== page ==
Extreme weather key to extreme yields for NCGA winner
At the start of 2020, this year’s National Corn Yield Contest winner thought the season was going to be anything but ideal.
“Our growing season for 2020 looked like it was going to be a disaster right out of the gate.”
Sixth-generation Michigan farmer Don Stall tells Brownfield he started planting in April, but the soil was cold and after about 80 percent of the crop was in, it rained five inches in less than a week.
“It thinned out our stands at times and made the stands quite variable in most of our fields,” he says. ” We had to replant I believe about 140 acres completely because of it, and our corn stayed in the ground—it didn’t come up for three weeks.”
He says then conditions turned hot and dry, but once the crop hit rapid growth it was “off to the races.”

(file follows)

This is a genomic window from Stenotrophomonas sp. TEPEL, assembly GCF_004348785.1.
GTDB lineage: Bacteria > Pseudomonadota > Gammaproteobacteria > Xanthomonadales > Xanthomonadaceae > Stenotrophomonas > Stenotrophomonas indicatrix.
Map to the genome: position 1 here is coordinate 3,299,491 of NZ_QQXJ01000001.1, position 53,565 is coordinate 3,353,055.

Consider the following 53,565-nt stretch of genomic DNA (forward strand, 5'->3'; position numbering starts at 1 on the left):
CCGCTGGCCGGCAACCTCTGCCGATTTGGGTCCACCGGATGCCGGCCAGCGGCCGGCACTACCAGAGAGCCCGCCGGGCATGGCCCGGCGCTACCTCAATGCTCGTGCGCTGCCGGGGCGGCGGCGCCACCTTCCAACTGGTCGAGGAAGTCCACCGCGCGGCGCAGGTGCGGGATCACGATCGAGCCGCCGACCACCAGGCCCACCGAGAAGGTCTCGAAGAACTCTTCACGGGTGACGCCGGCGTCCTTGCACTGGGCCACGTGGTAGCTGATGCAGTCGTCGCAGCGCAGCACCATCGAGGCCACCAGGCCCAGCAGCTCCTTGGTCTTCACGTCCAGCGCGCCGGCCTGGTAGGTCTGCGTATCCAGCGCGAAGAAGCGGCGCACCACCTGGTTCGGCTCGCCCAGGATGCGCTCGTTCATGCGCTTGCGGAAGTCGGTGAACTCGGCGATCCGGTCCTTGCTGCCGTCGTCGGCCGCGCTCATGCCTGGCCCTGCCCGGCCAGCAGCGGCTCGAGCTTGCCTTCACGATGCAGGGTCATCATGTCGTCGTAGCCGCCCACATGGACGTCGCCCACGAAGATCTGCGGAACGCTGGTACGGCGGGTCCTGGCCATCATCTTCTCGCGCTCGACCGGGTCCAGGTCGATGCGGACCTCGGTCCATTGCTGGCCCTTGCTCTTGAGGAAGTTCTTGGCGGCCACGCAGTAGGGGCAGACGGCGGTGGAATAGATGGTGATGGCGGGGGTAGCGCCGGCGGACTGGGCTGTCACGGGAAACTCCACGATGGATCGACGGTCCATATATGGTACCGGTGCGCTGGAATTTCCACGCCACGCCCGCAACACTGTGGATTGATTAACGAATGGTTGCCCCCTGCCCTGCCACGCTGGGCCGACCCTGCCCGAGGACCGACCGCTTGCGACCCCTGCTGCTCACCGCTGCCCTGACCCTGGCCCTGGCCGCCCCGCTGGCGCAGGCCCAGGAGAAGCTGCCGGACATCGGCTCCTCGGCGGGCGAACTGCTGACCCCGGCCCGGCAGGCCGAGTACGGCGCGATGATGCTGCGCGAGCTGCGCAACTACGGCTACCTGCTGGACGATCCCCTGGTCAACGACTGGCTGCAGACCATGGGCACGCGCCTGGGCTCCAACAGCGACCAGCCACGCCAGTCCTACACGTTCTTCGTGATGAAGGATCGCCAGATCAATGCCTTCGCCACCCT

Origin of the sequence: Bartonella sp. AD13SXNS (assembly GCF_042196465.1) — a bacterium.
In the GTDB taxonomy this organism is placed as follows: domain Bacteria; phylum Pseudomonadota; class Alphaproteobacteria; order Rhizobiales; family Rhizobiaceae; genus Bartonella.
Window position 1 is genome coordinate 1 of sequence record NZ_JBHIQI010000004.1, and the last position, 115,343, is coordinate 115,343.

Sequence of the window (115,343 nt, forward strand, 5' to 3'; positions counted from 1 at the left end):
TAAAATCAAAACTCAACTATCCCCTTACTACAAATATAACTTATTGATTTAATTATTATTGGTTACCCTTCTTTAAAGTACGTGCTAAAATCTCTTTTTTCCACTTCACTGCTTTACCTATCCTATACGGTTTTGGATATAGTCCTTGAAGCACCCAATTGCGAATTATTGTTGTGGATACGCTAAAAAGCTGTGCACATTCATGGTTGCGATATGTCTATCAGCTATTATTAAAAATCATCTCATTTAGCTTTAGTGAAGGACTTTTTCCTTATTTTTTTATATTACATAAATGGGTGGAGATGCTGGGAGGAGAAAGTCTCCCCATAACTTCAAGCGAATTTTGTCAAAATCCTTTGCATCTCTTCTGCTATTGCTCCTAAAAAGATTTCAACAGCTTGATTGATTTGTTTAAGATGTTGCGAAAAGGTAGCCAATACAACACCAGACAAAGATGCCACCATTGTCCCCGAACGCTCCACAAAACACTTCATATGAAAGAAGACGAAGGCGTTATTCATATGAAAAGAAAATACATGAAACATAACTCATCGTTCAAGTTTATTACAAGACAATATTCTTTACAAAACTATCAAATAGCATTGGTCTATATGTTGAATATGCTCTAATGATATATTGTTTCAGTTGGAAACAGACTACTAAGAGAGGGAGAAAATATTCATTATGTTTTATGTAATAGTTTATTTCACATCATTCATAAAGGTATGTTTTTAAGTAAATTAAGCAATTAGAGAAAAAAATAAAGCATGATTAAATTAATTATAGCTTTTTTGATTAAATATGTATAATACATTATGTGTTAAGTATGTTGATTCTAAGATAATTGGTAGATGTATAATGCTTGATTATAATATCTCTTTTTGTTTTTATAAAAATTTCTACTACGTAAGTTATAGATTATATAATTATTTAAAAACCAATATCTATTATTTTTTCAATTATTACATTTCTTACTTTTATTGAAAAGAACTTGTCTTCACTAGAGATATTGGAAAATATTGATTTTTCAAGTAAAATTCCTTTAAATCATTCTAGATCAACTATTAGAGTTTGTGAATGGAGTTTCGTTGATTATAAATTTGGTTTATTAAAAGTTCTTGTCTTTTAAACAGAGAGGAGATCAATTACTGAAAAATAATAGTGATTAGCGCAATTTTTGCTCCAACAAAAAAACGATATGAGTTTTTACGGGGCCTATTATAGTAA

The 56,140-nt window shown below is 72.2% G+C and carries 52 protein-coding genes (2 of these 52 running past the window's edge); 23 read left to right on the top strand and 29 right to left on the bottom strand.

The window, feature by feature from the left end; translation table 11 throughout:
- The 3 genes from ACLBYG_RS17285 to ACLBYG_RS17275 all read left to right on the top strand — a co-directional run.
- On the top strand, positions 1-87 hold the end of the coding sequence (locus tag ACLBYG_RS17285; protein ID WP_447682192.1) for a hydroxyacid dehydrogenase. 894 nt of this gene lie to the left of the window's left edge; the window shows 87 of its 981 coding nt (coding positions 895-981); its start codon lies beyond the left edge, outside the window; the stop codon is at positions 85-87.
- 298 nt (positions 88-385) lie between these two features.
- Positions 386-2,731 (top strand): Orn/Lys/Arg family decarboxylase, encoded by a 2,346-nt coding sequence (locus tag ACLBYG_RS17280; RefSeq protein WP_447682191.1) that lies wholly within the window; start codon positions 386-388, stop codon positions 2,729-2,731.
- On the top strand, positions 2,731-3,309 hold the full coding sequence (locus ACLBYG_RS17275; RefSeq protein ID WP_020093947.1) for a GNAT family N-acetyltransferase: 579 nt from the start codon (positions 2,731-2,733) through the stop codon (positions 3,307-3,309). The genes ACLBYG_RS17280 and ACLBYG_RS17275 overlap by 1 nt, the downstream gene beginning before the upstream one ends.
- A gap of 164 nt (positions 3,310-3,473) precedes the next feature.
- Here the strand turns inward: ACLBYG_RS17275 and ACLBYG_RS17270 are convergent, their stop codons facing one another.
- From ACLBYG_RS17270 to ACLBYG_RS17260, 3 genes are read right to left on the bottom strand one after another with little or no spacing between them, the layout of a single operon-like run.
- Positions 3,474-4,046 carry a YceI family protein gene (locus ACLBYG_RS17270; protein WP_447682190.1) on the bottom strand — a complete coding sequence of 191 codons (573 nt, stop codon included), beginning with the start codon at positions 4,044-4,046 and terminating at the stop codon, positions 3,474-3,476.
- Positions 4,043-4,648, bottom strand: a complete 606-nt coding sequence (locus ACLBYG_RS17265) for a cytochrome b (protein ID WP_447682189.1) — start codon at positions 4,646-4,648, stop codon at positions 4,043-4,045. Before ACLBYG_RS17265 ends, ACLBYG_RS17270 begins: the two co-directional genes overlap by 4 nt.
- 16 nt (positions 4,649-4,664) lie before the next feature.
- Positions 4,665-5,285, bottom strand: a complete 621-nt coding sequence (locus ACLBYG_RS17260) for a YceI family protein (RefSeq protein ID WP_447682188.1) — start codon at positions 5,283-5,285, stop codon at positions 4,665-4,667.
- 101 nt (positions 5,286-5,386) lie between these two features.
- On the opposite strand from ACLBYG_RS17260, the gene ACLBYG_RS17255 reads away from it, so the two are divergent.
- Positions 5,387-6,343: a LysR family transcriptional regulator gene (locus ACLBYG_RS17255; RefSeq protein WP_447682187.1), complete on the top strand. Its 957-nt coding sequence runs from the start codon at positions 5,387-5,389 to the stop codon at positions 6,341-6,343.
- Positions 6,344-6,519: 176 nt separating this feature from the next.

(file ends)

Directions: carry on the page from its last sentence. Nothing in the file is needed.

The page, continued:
“And we had probably the best pollination period we’ve ever had.”
Stall says he’s been participating in the contest for the past 17 years which started a fertility program for the farm and has been crucial to managing through challenging weather conditions.
Stall was able to yield 476.91 bushels per acre for the conventional irrigated corn category of the contest in 2020, beating the second highest yield by nearly 100 bpa and it’s the second time he has been named the overall national winner in the past three years.
Stall grows corn, soybeans, and wheat in Charlotte.